Biden builds bridges after turbulent Trump era

New US President undertook an intensive programme of meetings on his keenly-awaited European trip but, asks Martin Banks, what did Joe Biden's visit actually achieve?
Photo credit: EU Council Audiovisual

By Martin Banks

Martin Banks is a senior reporter at the Parliament Magazine

22 Jun 2021

So, did the EU and US seize the opportunity to strengthen their partnership during Joe Biden’s whirlwind visit? Well, there was certainly no shortage of consultations and negotiations on everything from trade and China to climate change and, naturally, the ongoing COVID health crisis.

There was, of course, also a face-to-face meeting with Russian President Vladimir Putin, for many the key moment of his visit. Throw in his presence, amid the beautiful backdrop of a Cornish vista, a tête-à-tête with the Queen of Britain at the G7, a summit of NATO leaders in Brussels and the 78-year-old president had plenty of “souvenirs” to take back to the States.

“The will to work together with the closest allies has undoubtedly returned. The G7 summit in Cornwall, the NATO summit and the EU-US summit in Brussels clearly showed this” 
David McAllister, chair of the European Parliament’s foreign affairs committee

Of course, Europe and the US did not see eye-to-eye on everything, but for senior German MEP David McAllister the visit was a success. The EPP Group deputy, chair of parliament’s influential foreign affairs committee, said the meeting between Biden and the EU’s leadership was “another milestone in the new transatlantic partnership.”

He went on to say, “The will to work together with the closest allies has undoubtedly returned. The G7 summit in Cornwall, the NATO summit and the EU-US summit in Brussels clearly showed this. The suspension of the harmful tariffs related to the Airbus-Boeing dispute for five years is a very concrete and tangible outcome of the EU-US summit. The US is and remains our most important political and economic partner."

"We would give our economies a boost in the post-pandemic recovery if all trade related disputes could be resolved. Let us further collaborate trustfully to address bilateral issues as well as global challenges.”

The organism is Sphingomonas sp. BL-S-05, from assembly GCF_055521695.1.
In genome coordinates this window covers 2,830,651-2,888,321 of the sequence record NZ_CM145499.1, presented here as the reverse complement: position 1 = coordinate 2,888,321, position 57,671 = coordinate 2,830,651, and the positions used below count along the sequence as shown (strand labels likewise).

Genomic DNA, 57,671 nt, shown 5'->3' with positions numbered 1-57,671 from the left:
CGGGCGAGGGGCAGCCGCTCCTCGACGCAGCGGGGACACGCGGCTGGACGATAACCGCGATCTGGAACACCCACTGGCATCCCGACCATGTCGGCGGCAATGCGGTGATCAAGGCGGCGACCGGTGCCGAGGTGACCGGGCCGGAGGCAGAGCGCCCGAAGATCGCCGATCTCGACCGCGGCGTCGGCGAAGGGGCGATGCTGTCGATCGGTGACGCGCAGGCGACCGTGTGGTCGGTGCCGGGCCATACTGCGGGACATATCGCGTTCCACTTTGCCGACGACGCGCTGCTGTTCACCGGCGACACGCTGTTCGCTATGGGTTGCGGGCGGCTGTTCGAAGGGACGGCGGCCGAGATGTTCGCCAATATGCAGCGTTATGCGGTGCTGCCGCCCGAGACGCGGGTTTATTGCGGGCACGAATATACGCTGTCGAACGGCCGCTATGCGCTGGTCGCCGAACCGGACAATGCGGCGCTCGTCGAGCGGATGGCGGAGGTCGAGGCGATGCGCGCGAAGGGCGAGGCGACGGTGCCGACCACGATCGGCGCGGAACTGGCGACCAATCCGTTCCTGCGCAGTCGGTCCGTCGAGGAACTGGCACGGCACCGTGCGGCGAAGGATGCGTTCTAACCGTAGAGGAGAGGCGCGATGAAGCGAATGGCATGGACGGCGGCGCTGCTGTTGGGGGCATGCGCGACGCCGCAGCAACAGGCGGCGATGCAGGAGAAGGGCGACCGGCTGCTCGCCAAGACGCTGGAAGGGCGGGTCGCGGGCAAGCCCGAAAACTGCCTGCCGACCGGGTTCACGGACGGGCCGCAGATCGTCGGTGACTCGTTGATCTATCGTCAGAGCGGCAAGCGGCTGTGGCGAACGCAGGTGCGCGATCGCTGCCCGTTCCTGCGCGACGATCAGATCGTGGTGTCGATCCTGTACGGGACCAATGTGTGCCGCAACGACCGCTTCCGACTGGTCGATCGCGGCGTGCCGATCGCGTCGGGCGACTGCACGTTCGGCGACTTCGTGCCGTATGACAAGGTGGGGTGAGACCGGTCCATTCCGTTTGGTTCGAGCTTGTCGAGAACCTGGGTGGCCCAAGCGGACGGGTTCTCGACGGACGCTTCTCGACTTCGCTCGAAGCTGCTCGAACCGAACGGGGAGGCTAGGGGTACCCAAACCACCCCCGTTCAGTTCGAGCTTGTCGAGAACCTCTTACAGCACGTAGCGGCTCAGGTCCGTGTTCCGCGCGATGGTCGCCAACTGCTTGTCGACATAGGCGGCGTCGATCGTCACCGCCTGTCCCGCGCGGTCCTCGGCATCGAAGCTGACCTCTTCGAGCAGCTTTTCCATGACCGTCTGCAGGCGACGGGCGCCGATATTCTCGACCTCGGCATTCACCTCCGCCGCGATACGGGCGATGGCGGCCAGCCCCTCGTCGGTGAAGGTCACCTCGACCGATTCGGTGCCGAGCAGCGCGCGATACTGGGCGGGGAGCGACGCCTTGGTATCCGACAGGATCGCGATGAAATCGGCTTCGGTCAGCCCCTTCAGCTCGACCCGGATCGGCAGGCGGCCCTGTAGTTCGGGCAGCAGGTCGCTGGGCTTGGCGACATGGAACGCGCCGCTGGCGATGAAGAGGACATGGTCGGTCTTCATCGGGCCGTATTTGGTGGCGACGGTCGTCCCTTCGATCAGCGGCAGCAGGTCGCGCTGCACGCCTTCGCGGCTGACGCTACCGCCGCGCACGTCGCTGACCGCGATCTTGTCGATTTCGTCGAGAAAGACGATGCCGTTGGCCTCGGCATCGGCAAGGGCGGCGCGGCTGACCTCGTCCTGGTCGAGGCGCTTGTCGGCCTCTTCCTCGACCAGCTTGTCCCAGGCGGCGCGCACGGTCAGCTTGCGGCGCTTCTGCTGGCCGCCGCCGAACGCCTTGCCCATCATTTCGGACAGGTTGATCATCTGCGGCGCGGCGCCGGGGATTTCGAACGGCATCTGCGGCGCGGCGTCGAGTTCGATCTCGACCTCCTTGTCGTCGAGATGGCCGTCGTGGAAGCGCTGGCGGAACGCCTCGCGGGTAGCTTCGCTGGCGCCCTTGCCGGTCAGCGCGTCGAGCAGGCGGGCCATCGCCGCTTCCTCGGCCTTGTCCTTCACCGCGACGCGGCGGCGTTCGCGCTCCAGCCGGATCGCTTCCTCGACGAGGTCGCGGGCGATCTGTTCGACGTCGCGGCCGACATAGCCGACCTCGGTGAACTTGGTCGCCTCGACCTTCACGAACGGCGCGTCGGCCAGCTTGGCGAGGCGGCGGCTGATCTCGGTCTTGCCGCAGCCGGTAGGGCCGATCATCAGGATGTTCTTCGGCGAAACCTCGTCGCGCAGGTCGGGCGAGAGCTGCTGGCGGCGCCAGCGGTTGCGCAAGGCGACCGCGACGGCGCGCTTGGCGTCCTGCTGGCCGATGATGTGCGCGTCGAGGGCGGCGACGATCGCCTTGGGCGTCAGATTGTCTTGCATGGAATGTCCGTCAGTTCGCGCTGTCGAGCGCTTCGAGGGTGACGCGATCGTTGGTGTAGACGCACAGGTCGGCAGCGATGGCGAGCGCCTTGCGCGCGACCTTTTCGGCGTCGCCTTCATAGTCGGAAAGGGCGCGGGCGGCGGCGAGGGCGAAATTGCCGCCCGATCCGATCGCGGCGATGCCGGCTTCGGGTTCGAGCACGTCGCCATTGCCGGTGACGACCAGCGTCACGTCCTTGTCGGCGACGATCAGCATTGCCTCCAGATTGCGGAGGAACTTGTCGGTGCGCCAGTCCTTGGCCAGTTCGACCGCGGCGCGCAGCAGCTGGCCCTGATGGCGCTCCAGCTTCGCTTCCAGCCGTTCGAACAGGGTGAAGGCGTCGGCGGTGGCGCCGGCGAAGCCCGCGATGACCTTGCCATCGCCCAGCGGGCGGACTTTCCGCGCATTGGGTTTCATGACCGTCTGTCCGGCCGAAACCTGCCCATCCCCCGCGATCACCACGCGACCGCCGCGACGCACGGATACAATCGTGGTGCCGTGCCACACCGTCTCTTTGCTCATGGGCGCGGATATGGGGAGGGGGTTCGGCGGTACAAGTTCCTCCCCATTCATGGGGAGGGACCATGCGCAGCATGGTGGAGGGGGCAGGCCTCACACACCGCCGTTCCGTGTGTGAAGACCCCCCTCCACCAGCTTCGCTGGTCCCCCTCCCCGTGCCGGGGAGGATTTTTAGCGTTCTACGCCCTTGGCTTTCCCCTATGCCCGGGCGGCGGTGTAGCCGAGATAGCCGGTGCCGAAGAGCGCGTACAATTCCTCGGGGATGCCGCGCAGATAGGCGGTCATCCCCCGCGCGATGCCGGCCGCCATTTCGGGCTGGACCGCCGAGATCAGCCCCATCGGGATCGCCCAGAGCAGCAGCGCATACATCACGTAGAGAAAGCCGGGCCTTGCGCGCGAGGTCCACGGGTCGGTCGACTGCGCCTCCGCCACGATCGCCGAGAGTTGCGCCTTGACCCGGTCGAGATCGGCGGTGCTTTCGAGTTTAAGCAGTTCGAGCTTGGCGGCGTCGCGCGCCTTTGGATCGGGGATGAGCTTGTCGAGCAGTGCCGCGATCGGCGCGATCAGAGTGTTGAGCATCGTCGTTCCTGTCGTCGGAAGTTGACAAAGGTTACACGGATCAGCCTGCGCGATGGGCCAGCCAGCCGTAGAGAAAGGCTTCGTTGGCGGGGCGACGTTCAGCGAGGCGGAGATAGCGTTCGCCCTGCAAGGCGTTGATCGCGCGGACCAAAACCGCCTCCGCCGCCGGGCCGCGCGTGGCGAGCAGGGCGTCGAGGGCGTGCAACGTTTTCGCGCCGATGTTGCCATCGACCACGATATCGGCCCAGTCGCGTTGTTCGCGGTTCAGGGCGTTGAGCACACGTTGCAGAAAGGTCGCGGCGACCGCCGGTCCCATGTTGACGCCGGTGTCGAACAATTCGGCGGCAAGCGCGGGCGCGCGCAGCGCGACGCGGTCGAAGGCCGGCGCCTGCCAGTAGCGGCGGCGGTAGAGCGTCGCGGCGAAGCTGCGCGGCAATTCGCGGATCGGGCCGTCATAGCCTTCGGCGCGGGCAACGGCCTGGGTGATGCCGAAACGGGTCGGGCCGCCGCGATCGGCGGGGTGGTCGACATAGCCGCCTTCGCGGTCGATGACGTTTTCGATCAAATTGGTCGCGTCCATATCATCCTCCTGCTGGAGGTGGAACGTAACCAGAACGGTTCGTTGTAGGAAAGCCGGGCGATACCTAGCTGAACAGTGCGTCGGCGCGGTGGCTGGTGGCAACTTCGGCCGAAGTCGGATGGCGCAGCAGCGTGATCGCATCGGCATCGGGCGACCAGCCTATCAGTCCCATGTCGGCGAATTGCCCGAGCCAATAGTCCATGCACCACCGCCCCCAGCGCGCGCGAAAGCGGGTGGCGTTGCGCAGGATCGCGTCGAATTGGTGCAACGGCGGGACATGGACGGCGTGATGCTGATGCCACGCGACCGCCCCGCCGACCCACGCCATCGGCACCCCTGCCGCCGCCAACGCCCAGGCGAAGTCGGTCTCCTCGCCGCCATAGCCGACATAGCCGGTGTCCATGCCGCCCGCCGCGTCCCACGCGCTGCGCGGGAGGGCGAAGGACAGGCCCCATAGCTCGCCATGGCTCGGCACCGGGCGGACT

The EU-US summit in Brussels, the first in some seven years, was, according to European Commission president Ursula von der Leyen, a chance for the two sides to renew their commitment to a “strong transatlantic partnership based on common values and interests.”

So, what were the tangible results of Biden’s chinwag with EU leaders? Well, on global warming, the EU and US stressed, in a joint statement, that they had “strengthened cooperation to tackle climate change, environmental degradation and the loss of biodiversity and promote green growth.”

It was also agreed that they would set up an ‘EU-US High-Level Climate Action Group’ to coordinate efforts towards the “effective implementation” of the Paris Agreement.

Another major step forward was the two sides agreeing to work on how to reform the World Health Organisation. Socialist MEP Kathleen Van Brempt, her group’s spokesperson on trade, welcomed this, as a way for the WHO “to meet the new challenges of the 21st century.”

However, perhaps the main achievement was a deal on a marathon dispute that makes even the tedious Brexit saga look like a sprint. After 17 years, a five-year truce was struck on the Airbus-Boeing trade dispute over subsidies to airplane makers. Von der Leyen said this was “a major step in resolving the longest trade dispute in the history of the WTO.”